Police and child advocates have paid tribute to the victims of convicted child rapist Reinhard ‘Fritz’ Drenkhahn.
The 65-year-old from Eden on the New South Wales Far South Coast was found guilty last week in Wollongong District Court on three counts of ‘Aggravated Indecent Assault with victim under the age of 16 years’ and one count of ‘Sexual Intercourse with person 10 or over and under 16 years’.
The commercial fisherman and well known local identity was arrested at his home in 2016 in connection with the abuse of two local boys aged 12 and 14 years at the time. The offences occurred in the early 2000’s locally and in another part of regional NSW.
Both victims, now in their late twenties faced their abuser and detailed his crimes in shocking detail to a jury of Drenkhahn’s peers, supported by family and friends who also gave evidence.
The court heard how one of the victims made contact with Drenkhahn in June 2016, “the victim contacted the accused from his mobile telephone and had a conversation with the accused,” the police report says.
Drenkhahn denied the allegations of abuse made in the conversation but was arrested six months later.
Speaking to Region Media the Bega based police officer who led the investigation says both victims showed enormous strength and dignity in reporting the matter initially, then supporting a three year investigation, and enduring a two week trial.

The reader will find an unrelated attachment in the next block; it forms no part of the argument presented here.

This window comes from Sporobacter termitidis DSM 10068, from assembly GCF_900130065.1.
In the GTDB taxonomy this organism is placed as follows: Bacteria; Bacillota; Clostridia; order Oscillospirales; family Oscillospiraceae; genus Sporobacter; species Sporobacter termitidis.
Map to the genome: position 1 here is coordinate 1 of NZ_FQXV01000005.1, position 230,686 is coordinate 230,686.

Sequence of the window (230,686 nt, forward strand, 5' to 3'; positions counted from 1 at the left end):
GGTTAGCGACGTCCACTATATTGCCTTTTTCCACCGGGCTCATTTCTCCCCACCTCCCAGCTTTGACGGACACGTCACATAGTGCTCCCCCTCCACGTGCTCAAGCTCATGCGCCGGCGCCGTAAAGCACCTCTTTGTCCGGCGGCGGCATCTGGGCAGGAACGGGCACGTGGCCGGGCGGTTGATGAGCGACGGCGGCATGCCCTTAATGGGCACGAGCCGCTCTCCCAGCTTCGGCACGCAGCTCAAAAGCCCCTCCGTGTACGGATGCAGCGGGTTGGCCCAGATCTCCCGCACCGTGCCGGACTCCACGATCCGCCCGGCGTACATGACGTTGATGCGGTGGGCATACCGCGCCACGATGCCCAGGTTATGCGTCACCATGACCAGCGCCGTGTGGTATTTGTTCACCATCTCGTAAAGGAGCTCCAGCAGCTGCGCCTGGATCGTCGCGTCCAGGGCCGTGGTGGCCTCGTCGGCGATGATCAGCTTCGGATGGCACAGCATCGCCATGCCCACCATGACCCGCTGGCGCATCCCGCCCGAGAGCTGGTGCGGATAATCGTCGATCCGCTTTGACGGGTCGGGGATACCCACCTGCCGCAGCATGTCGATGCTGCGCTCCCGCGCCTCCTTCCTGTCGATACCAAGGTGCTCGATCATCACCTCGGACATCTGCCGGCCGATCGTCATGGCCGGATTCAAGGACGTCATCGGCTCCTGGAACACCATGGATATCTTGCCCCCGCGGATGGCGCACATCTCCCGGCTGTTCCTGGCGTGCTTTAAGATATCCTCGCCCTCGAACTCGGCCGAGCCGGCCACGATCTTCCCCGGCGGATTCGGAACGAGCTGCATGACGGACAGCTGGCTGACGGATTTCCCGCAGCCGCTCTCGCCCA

“These victims now have families of their own, and one of the catalysts [for reporting the abuse] was that one of the victims didn’t want his son to go through what he went through,” explains Detective Sergeant Justin Marks
“After they gave their evidence [in court] I could see that a massive burden had been lifted off their shoulders.
“When we called them with the verdict, they were overcome with emotion and that sense that people believed them.”
Detective Sergeant Marks says Drenkhahn’s defence suggested that the two victims were making up their story, something that the jury failed to believe, taking just five hours to reach their decision.
“These young men have no reason to lie. The jury looked at the victims and saw decent men from a decent family and saw no reason not to believe them,” he says, adding that the evidence police gathered built trust and weight.
In committing his crimes, Drenkhahn traded on his position of being a well known and trusted family friend, taking advantage of situations less familiar people would not have had access to.
“He was seen as somewhat of a father figure, and that’s what we see with a lot of the sexual assaults we investigate. They aren’t strangers, they are trusted by the family,” Detective Sergeant Marks says.
Ken Steele, is the Far South Coast ambassador for child advocacy and support group Bravehearts, founded by Hetty Johnston. Mr Steele (not his real name) speaks from his own families perspective of being victims of another Bega Valley paedophile Maurice Van Ryn.
“Sadly, the lesson is paedophiles are more often than not people we know and even respect in our community,” Mr Steele says.